Iowa’s 15-day annual pheasant population survey began with tempered expectations on Aug. 1, after a record setting wet spring, with cool temperatures that followed a snowy winter.
“When our pheasants do best, it’s after mild winters with less than 30 inches of snow followed by a warm, dry spring nesting season where we receive less than eight inches of rain,” said Todd Bogenschutz, upland wildlife biologist with the Iowa Department of Natural Resources who coordinates and collects the data from the 208, 30-mile survey routes.
“We had that scenario last year and our birds responded. But that is not the case this year.”
The nesting season is April 1 to May 31 and during that period, the average temperature was 51 degrees and Iowa received 15.4 inches of precipitation, including a significant snowfall during the first weekend in May. In years with similar weather, the pheasant survey found declines ranging from 4 percent to 51 percent.
“It’s probably assured that the pheasant count will decline, the only question is by how much,” Bogenschutz said. “And we will know soon.”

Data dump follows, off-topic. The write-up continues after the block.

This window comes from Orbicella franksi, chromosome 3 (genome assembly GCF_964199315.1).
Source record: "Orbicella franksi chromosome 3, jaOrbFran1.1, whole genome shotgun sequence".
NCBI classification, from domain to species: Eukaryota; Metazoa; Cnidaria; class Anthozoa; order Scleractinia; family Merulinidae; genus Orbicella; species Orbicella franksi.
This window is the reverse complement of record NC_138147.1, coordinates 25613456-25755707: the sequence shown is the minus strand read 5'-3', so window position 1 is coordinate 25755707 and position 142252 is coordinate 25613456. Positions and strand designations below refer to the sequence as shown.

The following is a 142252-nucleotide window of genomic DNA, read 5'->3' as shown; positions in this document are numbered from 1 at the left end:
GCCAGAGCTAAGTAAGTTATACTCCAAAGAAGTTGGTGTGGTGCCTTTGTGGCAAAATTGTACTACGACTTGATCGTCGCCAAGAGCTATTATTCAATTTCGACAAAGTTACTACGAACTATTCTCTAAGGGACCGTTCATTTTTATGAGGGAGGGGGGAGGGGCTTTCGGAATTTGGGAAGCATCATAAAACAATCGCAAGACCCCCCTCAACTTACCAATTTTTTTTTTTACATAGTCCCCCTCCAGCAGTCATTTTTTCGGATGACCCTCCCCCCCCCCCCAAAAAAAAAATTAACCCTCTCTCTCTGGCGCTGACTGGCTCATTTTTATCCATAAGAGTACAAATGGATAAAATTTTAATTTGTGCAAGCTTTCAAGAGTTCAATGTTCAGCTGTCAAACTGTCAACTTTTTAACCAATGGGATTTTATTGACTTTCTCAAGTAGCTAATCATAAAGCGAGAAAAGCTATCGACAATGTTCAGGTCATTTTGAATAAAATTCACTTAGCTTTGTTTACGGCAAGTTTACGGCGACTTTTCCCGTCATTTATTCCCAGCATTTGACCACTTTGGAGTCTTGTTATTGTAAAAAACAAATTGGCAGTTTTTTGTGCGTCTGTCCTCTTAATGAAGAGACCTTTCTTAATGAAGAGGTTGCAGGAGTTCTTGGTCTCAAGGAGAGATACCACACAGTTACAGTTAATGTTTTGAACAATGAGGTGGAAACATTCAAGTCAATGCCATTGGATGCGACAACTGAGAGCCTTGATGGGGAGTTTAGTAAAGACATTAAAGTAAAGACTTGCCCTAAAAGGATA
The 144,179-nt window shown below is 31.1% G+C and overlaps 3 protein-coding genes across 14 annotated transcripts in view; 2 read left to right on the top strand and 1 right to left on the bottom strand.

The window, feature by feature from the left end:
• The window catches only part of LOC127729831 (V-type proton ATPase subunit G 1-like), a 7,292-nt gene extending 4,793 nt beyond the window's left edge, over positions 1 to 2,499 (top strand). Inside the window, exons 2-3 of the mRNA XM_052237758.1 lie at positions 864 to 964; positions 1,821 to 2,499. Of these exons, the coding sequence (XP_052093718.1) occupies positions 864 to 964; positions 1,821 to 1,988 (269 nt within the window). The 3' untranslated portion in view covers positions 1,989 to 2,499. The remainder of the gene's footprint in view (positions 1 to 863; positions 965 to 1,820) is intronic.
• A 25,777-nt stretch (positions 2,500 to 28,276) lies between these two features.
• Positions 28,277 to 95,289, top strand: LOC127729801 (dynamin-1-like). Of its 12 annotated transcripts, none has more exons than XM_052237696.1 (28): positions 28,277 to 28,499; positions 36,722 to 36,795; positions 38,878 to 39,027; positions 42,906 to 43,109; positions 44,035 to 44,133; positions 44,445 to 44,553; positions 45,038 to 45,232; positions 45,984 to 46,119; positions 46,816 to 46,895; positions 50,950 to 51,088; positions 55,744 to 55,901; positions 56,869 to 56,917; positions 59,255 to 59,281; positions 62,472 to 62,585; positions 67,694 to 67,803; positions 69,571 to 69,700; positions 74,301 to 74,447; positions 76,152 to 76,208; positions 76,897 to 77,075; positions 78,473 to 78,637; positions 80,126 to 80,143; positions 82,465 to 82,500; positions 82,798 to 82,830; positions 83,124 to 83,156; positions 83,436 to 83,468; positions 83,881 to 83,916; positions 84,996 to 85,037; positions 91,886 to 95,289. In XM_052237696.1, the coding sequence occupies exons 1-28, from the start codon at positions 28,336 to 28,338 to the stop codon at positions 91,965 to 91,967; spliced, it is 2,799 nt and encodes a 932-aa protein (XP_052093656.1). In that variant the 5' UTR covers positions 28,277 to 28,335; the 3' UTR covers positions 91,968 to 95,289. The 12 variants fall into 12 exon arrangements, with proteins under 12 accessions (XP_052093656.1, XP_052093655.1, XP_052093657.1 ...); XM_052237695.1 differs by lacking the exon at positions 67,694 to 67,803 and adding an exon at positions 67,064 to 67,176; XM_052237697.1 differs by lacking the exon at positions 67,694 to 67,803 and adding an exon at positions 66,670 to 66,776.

The 30-mile routes are driven at sunrise on gravel roads preferably on mornings with heavy dew and little wind. The surveyors watch for hens moving their broods to the road edges to dry off before starting to look for insects.
Surveyors note the number in the brood, any adult pheasants present and the size of the chicks, which tells Bogenschutz if this was an initial nest or if the nest was washed out and this brood was from a second or even third nest attempt. Each attempt after the first has fewer eggs than the previous attempt.
They are the same routes each year.
The survey also collects data on cottontail rabbits, jack rabbits, quail and Hungarian partridge.
The information will be available online at www.iowadnr.gov/pheasantsurvey
by middle September.